Australian Pork Limited (APL) said it strongly supports today’s court decision against a West Australian pork business and two individuals, who were sentenced for the deliberate and long-term biosecurity breach of illegally importing semen for competitive advantage.
Margo Andrae, CEO of APL, said that since authorities uncovered the alleged breach in January 2017, APL had worked closely to support investigations.
“This producer’s actions openly flouted Australia’s strict biosecurity laws and had the potential to damage Australia’s $5.3 billion pork industry, as well as the livelihoods of more than 2,500 Australian pig farmers and 36,000 supply chain workers.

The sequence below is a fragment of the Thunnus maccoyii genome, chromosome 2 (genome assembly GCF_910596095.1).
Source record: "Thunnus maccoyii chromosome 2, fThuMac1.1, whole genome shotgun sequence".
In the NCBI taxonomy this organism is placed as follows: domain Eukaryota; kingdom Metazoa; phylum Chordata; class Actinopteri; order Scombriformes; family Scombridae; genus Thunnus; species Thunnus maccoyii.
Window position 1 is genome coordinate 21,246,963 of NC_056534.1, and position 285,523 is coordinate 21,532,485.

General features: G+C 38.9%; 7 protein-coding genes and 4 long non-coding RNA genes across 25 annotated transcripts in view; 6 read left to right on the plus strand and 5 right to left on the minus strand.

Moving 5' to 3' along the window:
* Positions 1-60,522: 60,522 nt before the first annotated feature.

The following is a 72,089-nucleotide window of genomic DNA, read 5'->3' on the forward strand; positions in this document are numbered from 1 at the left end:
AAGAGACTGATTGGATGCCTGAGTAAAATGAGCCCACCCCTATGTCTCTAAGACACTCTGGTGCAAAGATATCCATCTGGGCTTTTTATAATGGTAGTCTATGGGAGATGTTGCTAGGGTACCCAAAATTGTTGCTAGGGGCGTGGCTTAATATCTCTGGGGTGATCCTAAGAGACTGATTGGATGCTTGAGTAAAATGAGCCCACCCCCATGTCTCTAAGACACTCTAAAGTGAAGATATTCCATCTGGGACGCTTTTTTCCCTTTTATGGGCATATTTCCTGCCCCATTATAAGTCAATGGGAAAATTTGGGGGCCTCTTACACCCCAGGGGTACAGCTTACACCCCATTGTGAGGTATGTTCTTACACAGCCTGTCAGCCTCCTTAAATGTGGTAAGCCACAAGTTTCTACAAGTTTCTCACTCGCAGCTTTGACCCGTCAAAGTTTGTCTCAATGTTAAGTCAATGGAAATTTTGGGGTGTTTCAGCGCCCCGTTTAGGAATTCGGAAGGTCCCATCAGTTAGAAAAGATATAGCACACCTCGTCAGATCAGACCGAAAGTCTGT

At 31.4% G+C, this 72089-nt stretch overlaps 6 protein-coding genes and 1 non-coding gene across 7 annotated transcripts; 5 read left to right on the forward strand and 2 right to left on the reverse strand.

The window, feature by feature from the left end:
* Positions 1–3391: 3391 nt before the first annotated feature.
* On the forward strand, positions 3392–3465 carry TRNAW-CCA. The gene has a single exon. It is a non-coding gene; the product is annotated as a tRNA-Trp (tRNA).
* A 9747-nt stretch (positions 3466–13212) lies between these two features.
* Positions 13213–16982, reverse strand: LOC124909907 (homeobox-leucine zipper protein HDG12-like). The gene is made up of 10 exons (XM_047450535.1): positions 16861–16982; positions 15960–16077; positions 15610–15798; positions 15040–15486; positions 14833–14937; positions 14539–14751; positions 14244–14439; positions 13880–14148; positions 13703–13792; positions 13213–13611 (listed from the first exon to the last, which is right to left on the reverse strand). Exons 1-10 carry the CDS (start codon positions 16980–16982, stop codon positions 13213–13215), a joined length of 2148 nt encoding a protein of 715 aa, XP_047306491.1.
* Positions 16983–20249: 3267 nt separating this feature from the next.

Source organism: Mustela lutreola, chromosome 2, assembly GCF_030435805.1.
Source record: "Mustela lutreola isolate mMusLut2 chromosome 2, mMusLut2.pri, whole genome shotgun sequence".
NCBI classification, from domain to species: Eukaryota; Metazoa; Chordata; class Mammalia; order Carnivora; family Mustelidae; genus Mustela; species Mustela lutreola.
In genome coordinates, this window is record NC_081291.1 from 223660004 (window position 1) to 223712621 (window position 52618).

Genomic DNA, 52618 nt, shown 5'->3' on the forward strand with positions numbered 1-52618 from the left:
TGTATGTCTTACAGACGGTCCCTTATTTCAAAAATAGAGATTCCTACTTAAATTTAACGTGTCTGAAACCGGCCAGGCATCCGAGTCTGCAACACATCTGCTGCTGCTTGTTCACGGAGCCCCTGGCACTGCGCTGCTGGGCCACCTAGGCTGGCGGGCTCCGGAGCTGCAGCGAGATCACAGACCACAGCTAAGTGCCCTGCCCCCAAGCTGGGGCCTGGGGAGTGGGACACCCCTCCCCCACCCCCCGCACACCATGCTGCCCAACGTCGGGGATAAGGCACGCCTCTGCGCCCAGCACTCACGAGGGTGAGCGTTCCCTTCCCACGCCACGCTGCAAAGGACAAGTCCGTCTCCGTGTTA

“At a time when Australia’s pork industry and the Australian Government is focussed on keeping out African Swine Fever as is spreads across the globe, it’s a timely reminder that it only takes one reckless producer to put the entire industry at risk.”
Ms Andrae continued: “More critically, if foot and mouth disease was to get into the country, it would be catastrophic for Australia’s broader livestock production system with an estimated economic cost of $50 billion over 10 years.
“The actions of this business threatened to completely undermine Australia’s rigorous biosecurity measures and compromised the integrity, safety and value of Australian food production.”